The summer of 2004 saw what seemed like an abnormal number of sudden hailstorms and downpours in the Denver area while concrete was being placed. We investigated concrete from two different projects that were halted shortly before a rainstorm. The cores were sent to a lab by concerned contractors who wanted to know what performance to expect from the concrete.
In Project A the concrete was not covered, and rain fell 1½ hours after placement. In Project B the concrete was placed and covered with plastic sheeting about ½ hour before the storm, but water got under the plastic.
In both cases the surface paste was eroded from ¼ mm to 1 mm deep, variably exposing the fine-grained aggregate and often leaving the aggregate in relief on the surface. The intended quality of the finished surface was reduced by varying degrees.
We cut thin sections perpendicular to the concrete surfaces for petrographic examination. In Figure 1, from Project A, a layer as deep as 1.2 mm (1/20 inch) was apparently loosened by battering of the surface. The damage includes an increase in paste porosity as shown by the blue color of the impregnated dye and by deformation of the air voids. The air voids in the disturbed zone are not spherical, as is normal, but had spread out under the fine aggregate particles, leaving them with poor adhesion to the underlying concrete. A spall fracture is shown in the disturbed layer.
In Figure 2, from Project B, the disturbed and loosened layer is about 2 mm thick. It occurred under a layer of water topped by the plastic sheeting. This disturbed zone will probably rapidly erode away with use and with freeze/thaw action. The surface is mottled with varying degrees of finish, or non-finish, and the fine aggregate varies in exposure and relief. But since the rain did not affect the concrete below the 2-mm-thick layer, no structural damage was incurred, and we would not anticipate any further erosion below the disturbed layer.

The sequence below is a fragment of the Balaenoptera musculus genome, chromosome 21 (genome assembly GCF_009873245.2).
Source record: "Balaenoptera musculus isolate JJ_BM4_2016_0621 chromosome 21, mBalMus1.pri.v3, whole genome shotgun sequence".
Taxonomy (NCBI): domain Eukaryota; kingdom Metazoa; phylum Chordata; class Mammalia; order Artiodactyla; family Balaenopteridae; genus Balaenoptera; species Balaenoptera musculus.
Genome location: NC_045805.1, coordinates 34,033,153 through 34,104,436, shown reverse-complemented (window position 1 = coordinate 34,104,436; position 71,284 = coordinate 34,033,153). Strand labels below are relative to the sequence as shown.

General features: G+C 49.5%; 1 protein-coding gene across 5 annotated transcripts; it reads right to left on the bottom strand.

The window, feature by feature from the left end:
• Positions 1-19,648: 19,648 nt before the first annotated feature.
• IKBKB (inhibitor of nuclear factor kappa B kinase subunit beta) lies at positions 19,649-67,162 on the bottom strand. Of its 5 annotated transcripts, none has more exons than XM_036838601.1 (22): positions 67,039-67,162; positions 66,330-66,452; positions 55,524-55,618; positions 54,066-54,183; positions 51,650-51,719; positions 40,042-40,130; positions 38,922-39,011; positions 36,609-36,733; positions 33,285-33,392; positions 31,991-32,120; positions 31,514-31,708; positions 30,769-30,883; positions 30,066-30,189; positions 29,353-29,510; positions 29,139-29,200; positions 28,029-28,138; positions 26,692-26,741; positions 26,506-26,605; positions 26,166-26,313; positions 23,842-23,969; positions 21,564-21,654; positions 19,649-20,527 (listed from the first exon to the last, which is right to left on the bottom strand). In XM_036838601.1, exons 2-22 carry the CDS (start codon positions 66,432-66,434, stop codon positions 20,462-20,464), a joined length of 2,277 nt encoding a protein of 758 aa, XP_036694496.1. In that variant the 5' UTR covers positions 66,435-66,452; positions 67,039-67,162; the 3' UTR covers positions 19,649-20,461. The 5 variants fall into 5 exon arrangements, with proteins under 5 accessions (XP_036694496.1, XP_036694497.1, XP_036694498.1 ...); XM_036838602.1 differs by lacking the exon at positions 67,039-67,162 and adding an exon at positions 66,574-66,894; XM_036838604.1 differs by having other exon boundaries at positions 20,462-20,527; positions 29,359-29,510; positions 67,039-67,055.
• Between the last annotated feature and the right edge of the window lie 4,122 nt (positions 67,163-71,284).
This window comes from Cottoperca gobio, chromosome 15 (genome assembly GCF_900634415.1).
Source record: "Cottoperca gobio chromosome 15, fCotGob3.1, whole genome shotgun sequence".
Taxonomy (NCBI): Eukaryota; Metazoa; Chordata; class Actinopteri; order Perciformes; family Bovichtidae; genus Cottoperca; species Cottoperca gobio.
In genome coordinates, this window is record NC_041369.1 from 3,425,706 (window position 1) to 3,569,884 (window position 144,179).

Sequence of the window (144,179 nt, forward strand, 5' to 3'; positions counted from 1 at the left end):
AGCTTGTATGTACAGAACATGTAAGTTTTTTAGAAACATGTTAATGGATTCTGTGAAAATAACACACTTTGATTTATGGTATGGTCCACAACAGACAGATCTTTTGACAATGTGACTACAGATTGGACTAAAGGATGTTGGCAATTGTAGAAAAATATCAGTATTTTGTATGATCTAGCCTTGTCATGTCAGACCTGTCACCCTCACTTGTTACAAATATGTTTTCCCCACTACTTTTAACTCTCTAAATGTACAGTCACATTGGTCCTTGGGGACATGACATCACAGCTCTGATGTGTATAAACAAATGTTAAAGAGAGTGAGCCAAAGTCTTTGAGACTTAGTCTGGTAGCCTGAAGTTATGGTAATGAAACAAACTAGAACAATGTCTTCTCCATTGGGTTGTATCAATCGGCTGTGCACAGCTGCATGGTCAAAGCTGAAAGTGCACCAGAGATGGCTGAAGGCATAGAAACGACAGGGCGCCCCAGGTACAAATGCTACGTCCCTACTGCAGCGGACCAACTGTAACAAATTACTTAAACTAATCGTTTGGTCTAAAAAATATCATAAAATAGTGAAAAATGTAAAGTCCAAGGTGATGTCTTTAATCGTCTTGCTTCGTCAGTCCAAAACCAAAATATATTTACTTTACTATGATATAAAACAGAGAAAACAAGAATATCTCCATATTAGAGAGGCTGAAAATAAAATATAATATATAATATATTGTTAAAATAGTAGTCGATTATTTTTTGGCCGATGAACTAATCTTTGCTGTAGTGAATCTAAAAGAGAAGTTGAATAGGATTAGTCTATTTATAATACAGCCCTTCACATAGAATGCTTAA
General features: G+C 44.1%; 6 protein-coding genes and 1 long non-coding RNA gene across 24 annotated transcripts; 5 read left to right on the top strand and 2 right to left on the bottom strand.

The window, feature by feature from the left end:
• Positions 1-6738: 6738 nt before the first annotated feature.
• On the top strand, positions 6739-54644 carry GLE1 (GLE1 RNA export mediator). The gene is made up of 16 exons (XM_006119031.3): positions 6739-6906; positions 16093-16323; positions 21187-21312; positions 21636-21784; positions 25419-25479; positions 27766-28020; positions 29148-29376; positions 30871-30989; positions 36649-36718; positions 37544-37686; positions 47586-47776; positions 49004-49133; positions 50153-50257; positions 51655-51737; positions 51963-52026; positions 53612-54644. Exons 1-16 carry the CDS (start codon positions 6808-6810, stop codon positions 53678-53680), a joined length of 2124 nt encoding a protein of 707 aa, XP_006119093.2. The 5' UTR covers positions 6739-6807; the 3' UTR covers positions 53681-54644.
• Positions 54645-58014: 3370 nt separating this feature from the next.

To fix the problem in Project A, the surface was diamond scored to a depth of about ¼ inch as shown in Figure 3.
In Project B, the contractor removed the plastic after the rain and swept the surface with burlap to re-texture it and to brush off the water. This produced the surface layer of washed, very porous paste that appears black in Figure 2. On the slab, this chalky layer is white, as shown in Figure 4. The resurfacing is shown in cross section in Figure 5 where a depression is bridged by the layer of washed displaced paste. Wear will eventually erode this layer and the underlying 2-mm-thick, porous paste zone, leaving a rough surface with exposed aggregate that is stable but not aesthetically pleasing. The blue air cavity at the bottom of Figure 5 is entrapped air.
We don't know precisely at what time after placement rain will no longer damage the surface, but we know it is more than 1½ hours. In Project B the re-texturing procedure used was not a viable long-term repair. The only successful repair method we have investigated is diamond grinding, but this is not an acceptable finish in many cases. We anticipate that hail damage would be similar but probably more severe and possibly deeper, all other things being equal.
Special thanks to Gary DeWitt of the Colorado Department Of Transportation, Evans, Colo., and Orville Werner, CTL Thompson, Denver, for their valuable contributions.
—Ted Paster is a consulting petrographer in Denver.